Holy cow! I made it. I'm actually writing my 2nd post the next day! How much I will write will depend entirely on how long my daughter naps, and how much help my son needs with his homework. So far so good.
Spoke too soon...
What I wanted to write about in this post, was what it is that I'll be discussing with you if you come to see me for a session - a a kind of intro to what Simply Stronger is all about. The 1st session is free (for now...) and this is basically how it goes. It's good for you to know why I do what and I do so that you feel comfortable with why you will do what I'm asking you to do.
It's easy to say "just exercise" or "exercise is good for you", and we've been told to exercise so much that we all kind of accept it as fact. There are facts and studies to support this, but where did it all come from? Why, and who can we attribute this fitness industry to? Well, this isn't going to be a history lesson, I'm just going to tell you basically what happened some time around the 1960's with a group of people who were curious to know what could be done to the human body to make it healthier. They were basically a bunch of smart people, with different backgrounds with a similar interests: human health. Heart disease, diabetes, obesity, osteoporosis, arthritis, arthrosis and other diseases associated with our modern lifestyle were clearly on the rise and a problem that needed to be dealt with. Through different methods of study and research, they came up with a solution. The solution was to get people to lift weights. Of all the things that people COULD do to prevent or reverse the effects of the above mentioned health issues, they found High Intensity Resistance Training to be the most effective, efficient and safest way to do that - and most practical in our increasingly time constrained lives.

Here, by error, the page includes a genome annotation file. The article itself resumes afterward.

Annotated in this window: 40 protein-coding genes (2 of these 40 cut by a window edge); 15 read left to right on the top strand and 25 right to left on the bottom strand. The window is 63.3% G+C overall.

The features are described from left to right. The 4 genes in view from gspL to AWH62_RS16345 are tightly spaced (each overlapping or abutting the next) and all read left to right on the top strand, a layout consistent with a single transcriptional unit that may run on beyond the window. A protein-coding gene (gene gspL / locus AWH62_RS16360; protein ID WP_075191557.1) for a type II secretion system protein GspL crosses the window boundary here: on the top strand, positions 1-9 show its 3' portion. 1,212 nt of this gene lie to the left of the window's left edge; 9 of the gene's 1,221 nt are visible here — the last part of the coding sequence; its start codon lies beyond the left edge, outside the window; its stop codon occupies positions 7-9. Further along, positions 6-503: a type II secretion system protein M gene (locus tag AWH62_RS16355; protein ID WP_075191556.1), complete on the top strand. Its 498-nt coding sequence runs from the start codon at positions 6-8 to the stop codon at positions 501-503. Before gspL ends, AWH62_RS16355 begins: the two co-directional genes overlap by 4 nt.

I was lucky enough to meet someone who was part of this original group. He introduced me to High Intensity Training, and that is what Simply Stronger is based on. There are all sorts of programs out there based on High Intensity Training (HIT), and Simply Stronger focuses on the health benefits of HIT and that is what I'm going to focus on here.
When I used to think about exercise, I used to think it included things like weight training and cardio, but could also include jogging, playing amateur sports and just simply moving around somewhat vigorously. When I was introduced to HIT and its origins I realized there was a whole other meaning to the word exercise. Now I make a clear distinction between exercise - what we do in the Simply Stronger Program - and everything else, and I mean everything else. Exercise as it was developed by this group in the 60's was designed to do one thing: make you stronger. What was discovered, was that by creating positive stress on the muscles, bones and cardio vascular system using resistance training, all of the systems in the body became stronger too! If you go back to my post here, there's a link to a whole bunch of research that shows this. There are also links in the Results sections with links to research showing how HIT (Resistance weight training) can have a dramatic impact on our health and with ONLY a few minutes per week! The point is that what you would do in the Simply Stronger program has been studied, tested, tried, and done over and over for more than 40 years with the same consistent results with every person who has ever done it. With the exception of serious health issues, everyone, at any age, can do HIT or the Simply Stronger Program.